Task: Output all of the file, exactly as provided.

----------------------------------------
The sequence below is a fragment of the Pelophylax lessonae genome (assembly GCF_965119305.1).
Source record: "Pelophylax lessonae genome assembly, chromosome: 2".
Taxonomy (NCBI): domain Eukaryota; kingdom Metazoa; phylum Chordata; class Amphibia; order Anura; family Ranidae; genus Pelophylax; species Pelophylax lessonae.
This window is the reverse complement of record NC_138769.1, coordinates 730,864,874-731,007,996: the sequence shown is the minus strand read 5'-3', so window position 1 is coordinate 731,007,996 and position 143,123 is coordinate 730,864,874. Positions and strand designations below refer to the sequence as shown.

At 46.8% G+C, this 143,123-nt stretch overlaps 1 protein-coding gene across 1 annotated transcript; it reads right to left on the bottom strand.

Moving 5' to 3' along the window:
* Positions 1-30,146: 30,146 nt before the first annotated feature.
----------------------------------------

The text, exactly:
The sequence below is a fragment of the Pelophylax lessonae genome (assembly GCF_965119305.1).
Source record: "Pelophylax lessonae genome assembly, chromosome: 2".
Taxonomy (NCBI): domain Eukaryota; kingdom Metazoa; phylum Chordata; class Amphibia; order Anura; family Ranidae; genus Pelophylax; species Pelophylax lessonae.
This window is the reverse complement of record NC_138769.1, coordinates 730,864,874-731,007,996: the sequence shown is the minus strand read 5'-3', so window position 1 is coordinate 731,007,996 and position 143,123 is coordinate 730,864,874. Positions and strand designations below refer to the sequence as shown.

At 46.8% G+C, this 143,123-nt stretch overlaps 1 protein-coding gene across 1 annotated transcript; it reads right to left on the bottom strand.

Moving 5' to 3' along the window:
* Positions 1-30,146: 30,146 nt before the first annotated feature.